Weekly Focus: U.S. Elections and Inflation

The S&P 500 broad market index fell by 3.5% last week after the Federal Reserve (Fed) meeting and Non-Farm payrolls data for October was released. Fed’s Chair Jerome Powell squelched investors’ hopes for a lower trajectory of the interest rates hike cycle. He also said that room for a soft landing for the U.S. economy is narrowing, while rising unemployment to 3.7% in October vs 3.5% in September send a clear but partial message to the crowd that the stock market is likely to continue downwards by the end of 2022.

U.S. Congress elections this week and inflation data will likely provide the second part of the answer as to where markets will finally be headed by the end of this year. These elections are likely to give Republicans control over the House of Representatives, while the scenario for the Senate is not that certain. Investors are betting that republicans will also take over the Senate but Democrats are very close. So, it would be better to wait for the election results for a clear picture to be painted.

The political landscape in the United States is crucial for the global market. If Democrats have full control over both the House and Congress, they could easily raise the U.S. debt ceiling from the current $31.26 trillion to $31.40 trillion or approve bills that are possibly needed to ensure the soft landing of the American economy. However, Republicans are not willing to help Democrats in their quest to get Joe Biden re-elected for a second term as president in 2024. So, Democrats would have to make serious compromises to get any bills they think necessary passed.

Whether investors will price-in all this chaos right after the elections or whether they will prefer to wait is hard to say right now. Technically, stock markets that are looking down may point to a rapid spike and further decline just after the election results are announced. The S&P 500 index moved into a downside formation last week with the target at 3400-3500 points. But there is more of an uncertainty now concerning short-term movements. If Republicans win, we may see the index at 3400-3500 points this week or next week maximum. In case Democrats continue to dominate in Congress, we may expect a slow downside slide of the index or even its reversal to the upside.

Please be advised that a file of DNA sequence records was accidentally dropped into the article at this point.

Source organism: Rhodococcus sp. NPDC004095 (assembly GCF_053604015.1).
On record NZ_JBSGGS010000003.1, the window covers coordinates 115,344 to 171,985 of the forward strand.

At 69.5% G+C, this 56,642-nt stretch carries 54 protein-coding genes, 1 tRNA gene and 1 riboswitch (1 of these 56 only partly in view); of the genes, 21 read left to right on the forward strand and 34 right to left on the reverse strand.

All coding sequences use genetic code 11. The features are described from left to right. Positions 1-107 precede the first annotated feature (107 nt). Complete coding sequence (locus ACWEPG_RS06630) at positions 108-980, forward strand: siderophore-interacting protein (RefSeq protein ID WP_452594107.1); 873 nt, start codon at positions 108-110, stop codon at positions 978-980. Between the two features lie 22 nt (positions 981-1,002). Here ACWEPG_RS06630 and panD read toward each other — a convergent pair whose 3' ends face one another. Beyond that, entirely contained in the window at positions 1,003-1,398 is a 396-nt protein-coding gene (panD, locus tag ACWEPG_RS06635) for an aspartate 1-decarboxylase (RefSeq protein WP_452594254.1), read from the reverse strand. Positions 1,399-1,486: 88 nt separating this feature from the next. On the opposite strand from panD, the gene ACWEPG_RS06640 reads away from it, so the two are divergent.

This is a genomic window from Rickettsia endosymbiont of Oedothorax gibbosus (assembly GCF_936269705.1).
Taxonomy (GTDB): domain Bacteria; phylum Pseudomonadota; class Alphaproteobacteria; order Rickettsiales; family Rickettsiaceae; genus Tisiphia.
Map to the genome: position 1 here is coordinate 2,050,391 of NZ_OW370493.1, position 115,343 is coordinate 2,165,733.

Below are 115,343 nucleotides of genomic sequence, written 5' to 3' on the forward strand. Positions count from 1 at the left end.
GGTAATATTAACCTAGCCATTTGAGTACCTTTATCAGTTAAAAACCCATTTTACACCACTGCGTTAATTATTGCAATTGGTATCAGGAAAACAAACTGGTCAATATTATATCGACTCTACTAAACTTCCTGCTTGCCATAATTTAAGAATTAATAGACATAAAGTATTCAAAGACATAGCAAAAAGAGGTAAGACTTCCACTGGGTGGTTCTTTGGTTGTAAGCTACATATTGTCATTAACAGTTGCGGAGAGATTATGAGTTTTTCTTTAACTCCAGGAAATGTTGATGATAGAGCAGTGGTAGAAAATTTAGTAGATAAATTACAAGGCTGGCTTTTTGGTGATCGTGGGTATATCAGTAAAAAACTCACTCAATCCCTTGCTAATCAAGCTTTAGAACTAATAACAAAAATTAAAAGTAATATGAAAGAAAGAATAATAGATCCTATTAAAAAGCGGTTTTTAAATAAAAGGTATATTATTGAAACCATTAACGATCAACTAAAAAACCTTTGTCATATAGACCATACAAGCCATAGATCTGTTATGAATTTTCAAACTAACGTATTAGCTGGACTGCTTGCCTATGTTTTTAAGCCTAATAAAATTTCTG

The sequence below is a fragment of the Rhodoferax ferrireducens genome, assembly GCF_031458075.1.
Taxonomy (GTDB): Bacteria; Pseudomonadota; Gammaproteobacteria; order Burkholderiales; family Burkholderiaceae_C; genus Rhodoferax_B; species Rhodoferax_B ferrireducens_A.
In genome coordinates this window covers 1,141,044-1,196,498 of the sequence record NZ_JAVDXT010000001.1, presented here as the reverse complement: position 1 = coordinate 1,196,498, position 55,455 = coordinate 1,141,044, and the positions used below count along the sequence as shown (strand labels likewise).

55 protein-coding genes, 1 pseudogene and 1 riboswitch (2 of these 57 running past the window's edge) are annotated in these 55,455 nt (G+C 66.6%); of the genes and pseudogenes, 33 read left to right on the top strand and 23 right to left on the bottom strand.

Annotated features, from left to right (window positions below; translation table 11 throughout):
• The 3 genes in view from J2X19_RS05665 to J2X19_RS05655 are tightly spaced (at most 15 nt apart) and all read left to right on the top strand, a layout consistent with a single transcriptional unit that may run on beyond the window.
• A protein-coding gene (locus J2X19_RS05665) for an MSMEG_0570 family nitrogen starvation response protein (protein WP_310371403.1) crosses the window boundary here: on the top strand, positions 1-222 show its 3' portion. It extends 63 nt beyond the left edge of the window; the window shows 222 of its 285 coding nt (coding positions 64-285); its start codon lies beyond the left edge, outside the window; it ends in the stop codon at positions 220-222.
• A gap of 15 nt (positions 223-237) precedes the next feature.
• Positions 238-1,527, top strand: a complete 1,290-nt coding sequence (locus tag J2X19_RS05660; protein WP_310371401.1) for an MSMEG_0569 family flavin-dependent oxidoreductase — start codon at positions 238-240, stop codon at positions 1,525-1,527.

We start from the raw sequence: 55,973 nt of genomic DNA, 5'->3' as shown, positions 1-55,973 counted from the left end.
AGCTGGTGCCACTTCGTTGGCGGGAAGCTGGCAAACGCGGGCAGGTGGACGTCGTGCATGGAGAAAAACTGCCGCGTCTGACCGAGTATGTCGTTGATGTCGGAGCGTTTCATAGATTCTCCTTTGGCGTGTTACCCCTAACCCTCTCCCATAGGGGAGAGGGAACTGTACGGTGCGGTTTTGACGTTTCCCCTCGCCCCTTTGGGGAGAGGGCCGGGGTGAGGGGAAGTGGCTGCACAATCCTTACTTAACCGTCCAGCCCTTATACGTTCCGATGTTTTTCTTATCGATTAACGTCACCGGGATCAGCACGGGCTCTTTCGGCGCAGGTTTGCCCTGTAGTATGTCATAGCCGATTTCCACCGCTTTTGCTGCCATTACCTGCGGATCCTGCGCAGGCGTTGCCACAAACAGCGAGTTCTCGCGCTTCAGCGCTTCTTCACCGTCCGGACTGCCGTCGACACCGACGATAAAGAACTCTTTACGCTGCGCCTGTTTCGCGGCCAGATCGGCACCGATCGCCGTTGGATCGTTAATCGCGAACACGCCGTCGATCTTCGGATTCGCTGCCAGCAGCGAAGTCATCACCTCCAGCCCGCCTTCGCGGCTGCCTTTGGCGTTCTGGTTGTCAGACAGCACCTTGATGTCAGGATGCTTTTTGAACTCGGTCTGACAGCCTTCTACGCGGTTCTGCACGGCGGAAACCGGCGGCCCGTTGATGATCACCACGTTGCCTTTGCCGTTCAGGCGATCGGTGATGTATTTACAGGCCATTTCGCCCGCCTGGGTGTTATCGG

The oil market is heavily dependent on geopolitics. The Organisation of the Petroleum Exporting Countries and allies (OPEC+) clash with the United States pushed prices above $90 per barrel of the Brent crude benchmark and they are likely to remain above this level. Any downside movements to the $88-90 level are likely to happen after the elections in the United States on November 8. An aggressive downside scenario with the primary target at $75-85 per barrel may be activated only after the elections. Long-term expectations that suggest Brent crude prices will dive towards $50-65 per barrel are rescheduled to the end of January 2023.

Gold prices are moving within the mid-term downside formation. Prices have already reached primary targets at $1620-1720 per troy ounce. Extreme downside targets are located at $1350-1450 per ounce and are expected to be reached by the end of 2022. But even these downside movements are too uncertain and too risky to open trading operations.

The money market continues to experience elevated volatility. So, it is better to place orders considering longer perspectives and there are two signals that could be considered. The first is the short position for the USDJPY from 148.000-148.500, and the second is the short position for AUDUSD from 0.63700-0.64200. Both perspectives have a significant potential to reach up to 5000 points with a large stop-loss order span although they are risky operations and should be conducted at low volumes. Both trades were opened last week and are still active.